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Good intentions are not enough
and sometimes is just employer branding
More and more companies are offering so-called work-life balance initiatives: 4-days workweek, no meeting Tuesday, Mental Health breaks, and probably more silly employer branding labels that i am just not aware of.
It’s kind of bad form to criticize those initiatives, who is so crazy to be against mental health? Or more work/life balance??
But I’d argue that all those initiatives, even if well intentioned, are trying to fix the damage and not the root cause.
It’s the same as the paracetamol obsession of the dutch healthcare system, is much easier to justify to the insurance why i need to be cured than justify why preventive medicine is better in the long run.
So what is the disease we need to prevent?
Us, white collar knowledge workers, are fairly privileged if compared with folks in factories or horeca (hospitality, restaurants, cafes), even more if compared with gig workers or emergency services.
But we also struggle to get our own job hazards to be recognized for what they are:
The first and foremost enemy of the knowledge workers is the curse of the backlog. That is, our job is never done.
We also suffer the curse of uncertainty, what lean and agile tried to solve. The difficulty for much of our professions to reduce complexity and uncertainty. The result of this curse is the amount of synchronization and team work required to get something done, this is not universal but general enough.
Last but not least, we suffer the absence of trust between companies and workers. Until a few decades ago workers were expected to be trained for their jobs when they started, and in exchange they’ll stick around to a company for a while. In today’s job market this social contract has disappeared, people are expected to join a company and perform on the job with little onboarding and absent training even if that is unreasonable. And the workers themselves expect to be promoted often, to be fulfilled, and to matter more than they used to.
All of the above is a hell of a pressure to sustain, because even dream jobs suck sometimes, life is hard, work cannot be all fun or you won’t be paid for it.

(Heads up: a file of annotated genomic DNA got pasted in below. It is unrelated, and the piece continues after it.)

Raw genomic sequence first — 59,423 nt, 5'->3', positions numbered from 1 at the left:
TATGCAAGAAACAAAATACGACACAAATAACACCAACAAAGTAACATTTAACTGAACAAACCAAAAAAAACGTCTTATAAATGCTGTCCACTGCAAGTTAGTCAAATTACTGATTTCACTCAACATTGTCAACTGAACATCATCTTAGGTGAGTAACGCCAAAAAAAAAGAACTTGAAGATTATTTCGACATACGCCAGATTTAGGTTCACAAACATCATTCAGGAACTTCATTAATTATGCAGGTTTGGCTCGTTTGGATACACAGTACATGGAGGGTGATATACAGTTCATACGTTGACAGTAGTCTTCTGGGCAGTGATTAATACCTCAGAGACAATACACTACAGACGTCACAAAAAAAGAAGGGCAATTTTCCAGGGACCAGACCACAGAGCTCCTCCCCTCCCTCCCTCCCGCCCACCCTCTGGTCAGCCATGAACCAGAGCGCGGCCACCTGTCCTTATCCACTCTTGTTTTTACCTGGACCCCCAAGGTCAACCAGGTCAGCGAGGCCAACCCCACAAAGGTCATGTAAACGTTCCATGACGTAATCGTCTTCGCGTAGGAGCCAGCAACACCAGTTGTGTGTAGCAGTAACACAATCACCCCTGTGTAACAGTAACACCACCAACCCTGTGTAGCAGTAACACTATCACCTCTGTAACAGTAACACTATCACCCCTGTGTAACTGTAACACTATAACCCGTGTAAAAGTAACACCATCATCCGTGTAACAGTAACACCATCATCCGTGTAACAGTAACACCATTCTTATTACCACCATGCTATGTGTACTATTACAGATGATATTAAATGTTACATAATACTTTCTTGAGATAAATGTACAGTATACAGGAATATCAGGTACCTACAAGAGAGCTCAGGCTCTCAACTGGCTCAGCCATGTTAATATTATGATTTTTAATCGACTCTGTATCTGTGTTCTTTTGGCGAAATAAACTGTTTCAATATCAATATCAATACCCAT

In this context, some companies are trying to ease the pressure by mandating relax.
Something that sounds silly when you think about it, like a robotic voice shouting “please relax please relax please relax”.
The 4-days workweek is like unlimited vacation
If our work is never done, how is working 4 days gonna fix that? Short answer, it doesn’t. It just pushes more work to the rest of the workweek. Also why 4 days? Why not 3? If 5 days work is just a construct, why 4 is better?
No meetings Tuesday and other fantastic beasts
Too much synchronization means too many meetings, so we just stop doing meetings on Tuesday so we can get something done right?
Well, i can’t decide if that is more silly or more patronizing.
Instead of fixing your culture and your processes, you just mandate a day without meeting to protect the poor floor workers that can’t manage their calendar.
And as a result, increase the meetings the other days.
Mental health breaks and other spot vacations
Life has been very hard recently, especially for younger folks and parents. Life is never easy though and an healthy culture is what should prevent people from burning out, not an extra day of vacation to recover from a toxic workplace full of politics.
Ok, enough ranting, is there anyone doing this well?
Oh yes there is!
The folks at Stedi for example make a point of having an async culture and reduce meetings to the bare minimum.
Even if you are not a minimalist like Zack there is a lot you can learn from other resources like Gitlab’s remote work handbook.
Some companies allow employees to work on national holidays so that they can use those days off on other occasions (for example the muslim employees that want to celebrate Eid).
I also wrote a post on remote work and how flexible working hours and locations are the key to the future. I personally did a workation this winter and it absolutely re-energized me.
Tie it all together
I guess that the overall point is that more flexibility is what helps people, not less.
Try to mandate less, less synchronous work, less fixed working hours, less fixed working location.
And try to fire more, fire more underperforming managers in particular.
I think it will make everyone happier in the long run.